Jezebel is mentioned once more, this time in the book of Revelation:  “Nevertheless I have a few things against you, because you allow that woman Jezebel, who calls herself a prophetess, to teach and seduce My servants to commit sexual immorality and eat things sacrificed to idols. And I gave her time to repent of her sexual immorality, and she did not repent. Indeed I will cast her into a sickbed, and those who commit adultery with her into great tribulation, unless they repent of their deeds. I will kill her children with death, and all the churches shall know that I am He who searches the minds and hearts. And I will give to each one of you according to your works” (Revelation 2:20-23).

Opinions vary about this figure: She was a literal person of the time; she personified false prophets who troubled the current church and used the same tactics as Jezebel of old; and there are questions of prophetic ramifications. If nothing else, this is one more testimony of God’s uncompromising condemnation of idolatry and all its trappings. It also illustrates how long an infamous example can last.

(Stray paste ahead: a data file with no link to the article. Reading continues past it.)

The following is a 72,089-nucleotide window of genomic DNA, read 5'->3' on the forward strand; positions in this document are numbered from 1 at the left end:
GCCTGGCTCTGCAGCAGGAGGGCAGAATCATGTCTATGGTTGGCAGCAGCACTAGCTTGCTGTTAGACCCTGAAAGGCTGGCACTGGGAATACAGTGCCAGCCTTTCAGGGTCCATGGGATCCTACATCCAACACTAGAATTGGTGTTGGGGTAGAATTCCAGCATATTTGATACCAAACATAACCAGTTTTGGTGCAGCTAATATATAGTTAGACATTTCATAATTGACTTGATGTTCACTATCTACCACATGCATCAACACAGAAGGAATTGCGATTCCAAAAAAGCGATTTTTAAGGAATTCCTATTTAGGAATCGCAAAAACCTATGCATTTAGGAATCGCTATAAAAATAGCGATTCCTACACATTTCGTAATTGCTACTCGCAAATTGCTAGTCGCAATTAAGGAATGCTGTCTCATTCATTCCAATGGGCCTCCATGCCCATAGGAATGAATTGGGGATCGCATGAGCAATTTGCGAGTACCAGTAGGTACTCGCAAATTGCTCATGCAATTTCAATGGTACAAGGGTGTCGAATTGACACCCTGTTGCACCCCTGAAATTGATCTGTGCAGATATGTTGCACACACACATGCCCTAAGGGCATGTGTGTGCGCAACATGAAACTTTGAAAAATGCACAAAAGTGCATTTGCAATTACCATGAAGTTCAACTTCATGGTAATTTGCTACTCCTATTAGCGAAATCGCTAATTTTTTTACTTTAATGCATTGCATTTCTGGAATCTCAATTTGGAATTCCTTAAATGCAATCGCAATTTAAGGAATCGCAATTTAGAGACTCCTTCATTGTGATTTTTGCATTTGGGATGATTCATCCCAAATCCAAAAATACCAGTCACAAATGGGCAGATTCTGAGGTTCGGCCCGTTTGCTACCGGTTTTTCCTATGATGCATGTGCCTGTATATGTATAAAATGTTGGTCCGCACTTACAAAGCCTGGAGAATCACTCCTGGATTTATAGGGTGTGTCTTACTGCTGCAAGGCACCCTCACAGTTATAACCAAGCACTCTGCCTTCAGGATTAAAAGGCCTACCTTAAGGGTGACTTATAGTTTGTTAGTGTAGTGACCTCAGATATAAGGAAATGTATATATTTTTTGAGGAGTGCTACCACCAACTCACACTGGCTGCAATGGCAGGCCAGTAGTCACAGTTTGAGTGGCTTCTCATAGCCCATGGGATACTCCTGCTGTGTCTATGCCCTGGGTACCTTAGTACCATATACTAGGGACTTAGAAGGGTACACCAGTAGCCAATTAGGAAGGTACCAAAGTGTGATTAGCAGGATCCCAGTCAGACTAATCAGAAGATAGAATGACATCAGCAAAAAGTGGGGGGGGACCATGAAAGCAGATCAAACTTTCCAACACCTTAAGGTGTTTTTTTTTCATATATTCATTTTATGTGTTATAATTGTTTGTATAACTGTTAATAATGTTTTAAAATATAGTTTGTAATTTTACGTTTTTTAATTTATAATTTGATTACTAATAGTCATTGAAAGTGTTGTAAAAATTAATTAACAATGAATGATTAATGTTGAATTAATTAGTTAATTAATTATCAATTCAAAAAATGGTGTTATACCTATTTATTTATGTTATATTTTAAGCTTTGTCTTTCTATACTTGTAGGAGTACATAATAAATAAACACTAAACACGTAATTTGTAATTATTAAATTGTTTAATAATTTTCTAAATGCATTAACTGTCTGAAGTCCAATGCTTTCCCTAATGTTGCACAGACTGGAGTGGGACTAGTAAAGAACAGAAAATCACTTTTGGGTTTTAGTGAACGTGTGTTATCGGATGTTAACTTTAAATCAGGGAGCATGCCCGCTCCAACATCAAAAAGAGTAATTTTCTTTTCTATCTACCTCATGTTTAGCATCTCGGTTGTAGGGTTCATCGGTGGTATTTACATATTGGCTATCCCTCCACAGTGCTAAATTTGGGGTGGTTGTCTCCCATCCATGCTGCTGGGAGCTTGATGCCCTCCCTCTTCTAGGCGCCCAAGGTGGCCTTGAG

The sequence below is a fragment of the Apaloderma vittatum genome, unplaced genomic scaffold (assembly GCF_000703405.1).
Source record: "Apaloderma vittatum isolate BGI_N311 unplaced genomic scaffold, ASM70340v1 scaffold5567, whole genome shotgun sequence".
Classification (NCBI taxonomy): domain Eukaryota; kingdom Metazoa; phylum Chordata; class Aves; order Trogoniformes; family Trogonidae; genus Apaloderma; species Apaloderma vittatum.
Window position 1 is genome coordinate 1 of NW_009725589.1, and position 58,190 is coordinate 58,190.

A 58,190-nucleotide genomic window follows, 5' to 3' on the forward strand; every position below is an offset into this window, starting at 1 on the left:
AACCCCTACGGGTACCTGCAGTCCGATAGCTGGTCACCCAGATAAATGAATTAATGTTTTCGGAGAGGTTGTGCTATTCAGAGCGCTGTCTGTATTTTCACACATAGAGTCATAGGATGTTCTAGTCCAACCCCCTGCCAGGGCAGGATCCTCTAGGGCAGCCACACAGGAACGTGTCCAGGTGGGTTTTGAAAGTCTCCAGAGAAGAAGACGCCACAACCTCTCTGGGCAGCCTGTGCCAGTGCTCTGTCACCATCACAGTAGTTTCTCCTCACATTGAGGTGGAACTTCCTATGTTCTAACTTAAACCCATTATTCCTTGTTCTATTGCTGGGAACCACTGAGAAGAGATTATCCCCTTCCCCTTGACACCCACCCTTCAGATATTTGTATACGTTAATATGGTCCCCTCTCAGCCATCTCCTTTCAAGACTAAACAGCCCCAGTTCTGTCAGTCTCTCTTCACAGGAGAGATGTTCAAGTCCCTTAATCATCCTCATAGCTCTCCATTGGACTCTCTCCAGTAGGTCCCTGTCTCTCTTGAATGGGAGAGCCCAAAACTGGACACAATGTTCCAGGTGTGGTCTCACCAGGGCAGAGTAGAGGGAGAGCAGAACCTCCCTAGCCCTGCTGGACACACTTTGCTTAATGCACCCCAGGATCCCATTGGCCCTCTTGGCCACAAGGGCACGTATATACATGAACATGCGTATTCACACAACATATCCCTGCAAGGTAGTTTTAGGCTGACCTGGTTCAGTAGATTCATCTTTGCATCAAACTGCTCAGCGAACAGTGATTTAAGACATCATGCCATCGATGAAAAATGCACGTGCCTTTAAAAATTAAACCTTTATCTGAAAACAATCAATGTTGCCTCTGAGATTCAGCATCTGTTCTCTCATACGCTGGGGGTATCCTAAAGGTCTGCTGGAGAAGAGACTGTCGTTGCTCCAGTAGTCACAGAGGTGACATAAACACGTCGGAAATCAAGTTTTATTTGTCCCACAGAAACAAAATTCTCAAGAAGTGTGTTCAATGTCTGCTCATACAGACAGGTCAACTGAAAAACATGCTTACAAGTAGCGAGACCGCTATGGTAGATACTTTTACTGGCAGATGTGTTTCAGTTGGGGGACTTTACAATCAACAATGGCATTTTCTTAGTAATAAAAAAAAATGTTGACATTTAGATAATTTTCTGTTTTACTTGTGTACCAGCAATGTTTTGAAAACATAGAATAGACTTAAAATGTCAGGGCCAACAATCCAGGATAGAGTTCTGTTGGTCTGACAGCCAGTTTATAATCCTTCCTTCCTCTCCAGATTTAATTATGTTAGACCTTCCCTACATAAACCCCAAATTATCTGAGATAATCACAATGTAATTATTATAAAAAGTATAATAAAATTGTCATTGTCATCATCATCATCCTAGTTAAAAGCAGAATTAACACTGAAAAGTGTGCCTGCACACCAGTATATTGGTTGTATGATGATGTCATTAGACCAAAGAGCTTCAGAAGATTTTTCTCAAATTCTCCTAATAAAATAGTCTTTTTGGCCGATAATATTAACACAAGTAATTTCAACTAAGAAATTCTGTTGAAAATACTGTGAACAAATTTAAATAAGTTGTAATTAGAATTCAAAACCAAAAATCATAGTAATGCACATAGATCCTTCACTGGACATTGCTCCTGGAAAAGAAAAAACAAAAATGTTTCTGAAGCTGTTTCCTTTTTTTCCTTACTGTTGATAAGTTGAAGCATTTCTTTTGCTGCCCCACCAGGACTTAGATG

Jezebel through several lenses

Jezebel holds a certain fascination for Bible students and scholars. Some even champion her as courageous as she stubbornly pushes her agenda and when she meets her death. For most, though, she represents the embodiment of evil. Her name lives on today and has its own entry in most dictionaries as an offensive term for a women regarded as sexually immoral or manipulative (Encarta Dictionary online) or any woman regarded as shameless, wicked, etc. (New World Dictionary of the American Language, 2nd college edition).

What a sorry legacy.

Meet Jezebel: a woman on a mission

Aftermath

Sixty years had passed since the rending of the nation of Israel into two quarreling kingdoms. The ten tribes wrestled with the instabilities of a succession of kings, three of whom died by violence, while Judah enjoyed few dynastic changes. Sticking with the Davidic line afforded a sense of continuity. Israel struggled with confusion caused by adulterating their religion with paganism; Judah adhered to the precepts handed down since Abraham and Moses.

Best laid plans

Israel not only had internal turmoil, threats loomed from outside its borders—especially from the Aramean kingdom of Damascus. Omri, Israel’s sixth king, attempted to seal alliances with neighboring Tyre, by arranging a marriage between his son Ahab and Jezebel, the Tyrean king’s daughter (Bright, 238).